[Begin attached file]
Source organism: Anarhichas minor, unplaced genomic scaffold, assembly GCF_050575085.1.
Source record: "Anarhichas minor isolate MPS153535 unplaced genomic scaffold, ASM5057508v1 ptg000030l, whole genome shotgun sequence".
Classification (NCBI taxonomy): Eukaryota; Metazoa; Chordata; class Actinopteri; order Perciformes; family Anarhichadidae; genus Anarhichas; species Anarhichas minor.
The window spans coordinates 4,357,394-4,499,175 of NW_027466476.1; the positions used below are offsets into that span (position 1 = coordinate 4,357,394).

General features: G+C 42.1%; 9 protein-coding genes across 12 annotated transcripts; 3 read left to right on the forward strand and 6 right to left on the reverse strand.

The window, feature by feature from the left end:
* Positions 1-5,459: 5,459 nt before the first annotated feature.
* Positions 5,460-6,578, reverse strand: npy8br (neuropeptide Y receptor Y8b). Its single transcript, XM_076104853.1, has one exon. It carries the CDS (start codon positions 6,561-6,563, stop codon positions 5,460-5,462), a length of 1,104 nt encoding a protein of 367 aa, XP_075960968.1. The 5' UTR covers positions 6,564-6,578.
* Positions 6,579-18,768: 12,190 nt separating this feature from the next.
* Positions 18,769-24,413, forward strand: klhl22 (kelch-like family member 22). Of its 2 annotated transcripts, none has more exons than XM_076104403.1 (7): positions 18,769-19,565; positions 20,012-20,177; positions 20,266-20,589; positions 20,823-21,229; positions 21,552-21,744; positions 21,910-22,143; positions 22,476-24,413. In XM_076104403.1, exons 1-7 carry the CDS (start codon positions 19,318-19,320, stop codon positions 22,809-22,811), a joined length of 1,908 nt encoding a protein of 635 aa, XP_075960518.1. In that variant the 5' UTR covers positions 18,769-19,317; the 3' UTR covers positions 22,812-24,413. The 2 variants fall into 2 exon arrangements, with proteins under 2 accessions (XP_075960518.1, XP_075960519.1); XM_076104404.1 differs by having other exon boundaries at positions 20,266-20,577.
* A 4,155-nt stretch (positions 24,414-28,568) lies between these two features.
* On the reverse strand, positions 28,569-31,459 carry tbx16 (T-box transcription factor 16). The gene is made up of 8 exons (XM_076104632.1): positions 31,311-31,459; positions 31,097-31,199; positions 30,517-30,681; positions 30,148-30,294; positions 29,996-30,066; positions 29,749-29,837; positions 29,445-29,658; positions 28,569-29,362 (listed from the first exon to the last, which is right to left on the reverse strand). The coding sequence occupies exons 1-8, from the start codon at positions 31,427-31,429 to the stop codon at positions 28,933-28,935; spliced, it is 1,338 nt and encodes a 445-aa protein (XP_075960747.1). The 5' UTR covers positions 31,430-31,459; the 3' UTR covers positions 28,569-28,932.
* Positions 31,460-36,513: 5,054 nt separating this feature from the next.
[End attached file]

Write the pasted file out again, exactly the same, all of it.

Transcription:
Source organism: Anarhichas minor, unplaced genomic scaffold, assembly GCF_050575085.1.
Source record: "Anarhichas minor isolate MPS153535 unplaced genomic scaffold, ASM5057508v1 ptg000030l, whole genome shotgun sequence".
Classification (NCBI taxonomy): Eukaryota; Metazoa; Chordata; class Actinopteri; order Perciformes; family Anarhichadidae; genus Anarhichas; species Anarhichas minor.
The window spans coordinates 4,357,394-4,499,175 of NW_027466476.1; the positions used below are offsets into that span (position 1 = coordinate 4,357,394).

General features: G+C 42.1%; 9 protein-coding genes across 12 annotated transcripts; 3 read left to right on the forward strand and 6 right to left on the reverse strand.

The window, feature by feature from the left end:
* Positions 1-5,459: 5,459 nt before the first annotated feature.
* Positions 5,460-6,578, reverse strand: npy8br (neuropeptide Y receptor Y8b). Its single transcript, XM_076104853.1, has one exon. It carries the CDS (start codon positions 6,561-6,563, stop codon positions 5,460-5,462), a length of 1,104 nt encoding a protein of 367 aa, XP_075960968.1. The 5' UTR covers positions 6,564-6,578.
* Positions 6,579-18,768: 12,190 nt separating this feature from the next.
* Positions 18,769-24,413, forward strand: klhl22 (kelch-like family member 22). Of its 2 annotated transcripts, none has more exons than XM_076104403.1 (7): positions 18,769-19,565; positions 20,012-20,177; positions 20,266-20,589; positions 20,823-21,229; positions 21,552-21,744; positions 21,910-22,143; positions 22,476-24,413. In XM_076104403.1, exons 1-7 carry the CDS (start codon positions 19,318-19,320, stop codon positions 22,809-22,811), a joined length of 1,908 nt encoding a protein of 635 aa, XP_075960518.1. In that variant the 5' UTR covers positions 18,769-19,317; the 3' UTR covers positions 22,812-24,413. The 2 variants fall into 2 exon arrangements, with proteins under 2 accessions (XP_075960518.1, XP_075960519.1); XM_076104404.1 differs by having other exon boundaries at positions 20,266-20,577.
* A 4,155-nt stretch (positions 24,414-28,568) lies between these two features.
* On the reverse strand, positions 28,569-31,459 carry tbx16 (T-box transcription factor 16). The gene is made up of 8 exons (XM_076104632.1): positions 31,311-31,459; positions 31,097-31,199; positions 30,517-30,681; positions 30,148-30,294; positions 29,996-30,066; positions 29,749-29,837; positions 29,445-29,658; positions 28,569-29,362 (listed from the first exon to the last, which is right to left on the reverse strand). The coding sequence occupies exons 1-8, from the start codon at positions 31,427-31,429 to the stop codon at positions 28,933-28,935; spliced, it is 1,338 nt and encodes a 445-aa protein (XP_075960747.1). The 5' UTR covers positions 31,430-31,459; the 3' UTR covers positions 28,569-28,932.
* Positions 31,460-36,513: 5,054 nt separating this feature from the next.